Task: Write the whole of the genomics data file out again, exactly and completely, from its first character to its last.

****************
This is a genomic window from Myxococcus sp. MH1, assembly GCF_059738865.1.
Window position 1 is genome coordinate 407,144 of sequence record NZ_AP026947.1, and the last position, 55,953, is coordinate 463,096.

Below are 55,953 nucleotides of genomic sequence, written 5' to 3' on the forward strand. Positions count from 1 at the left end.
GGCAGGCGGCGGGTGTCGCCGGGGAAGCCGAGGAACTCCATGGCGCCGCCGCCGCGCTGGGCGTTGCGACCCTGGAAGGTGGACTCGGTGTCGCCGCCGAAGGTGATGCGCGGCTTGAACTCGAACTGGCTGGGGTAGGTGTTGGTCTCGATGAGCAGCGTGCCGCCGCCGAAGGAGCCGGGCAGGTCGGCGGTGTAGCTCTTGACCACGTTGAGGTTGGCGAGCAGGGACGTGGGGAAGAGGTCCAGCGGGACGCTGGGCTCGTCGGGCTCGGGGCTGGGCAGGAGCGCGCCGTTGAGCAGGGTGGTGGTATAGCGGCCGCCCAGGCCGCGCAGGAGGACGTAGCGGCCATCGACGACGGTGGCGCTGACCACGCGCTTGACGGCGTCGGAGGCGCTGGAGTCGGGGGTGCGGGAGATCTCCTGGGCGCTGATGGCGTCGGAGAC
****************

This is a genomic window from Myxococcus sp. MH1, assembly GCF_059738865.1.
Window position 1 is genome coordinate 407,144 of sequence record NZ_AP026947.1, and the last position, 55,953, is coordinate 463,096.

Below are 55,953 nucleotides of genomic sequence, written 5' to 3' on the forward strand. Positions count from 1 at the left end.
GGCAGGCGGCGGGTGTCGCCGGGGAAGCCGAGGAACTCCATGGCGCCGCCGCCGCGCTGGGCGTTGCGACCCTGGAAGGTGGACTCGGTGTCGCCGCCGAAGGTGATGCGCGGCTTGAACTCGAACTGGCTGGGGTAGGTGTTGGTCTCGATGAGCAGCGTGCCGCCGCCGAAGGAGCCGGGCAGGTCGGCGGTGTAGCTCTTGACCACGTTGAGGTTGGCGAGCAGGGACGTGGGGAAGAGGTCCAGCGGGACGCTGGGCTCGTCGGGCTCGGGGCTGGGCAGGAGCGCGCCGTTGAGCAGGGTGGTGGTATAGCGGCCGCCCAGGCCGCGCAGGAGGACGTAGCGGCCATCGACGACGGTGGCGCTGACCACGCGCTTGACGGCGTCGGAGGCGCTGGAGTCGGGGGTGCGGGAGATCTCCTGGGCGCTGATGGCGTCGGAGAC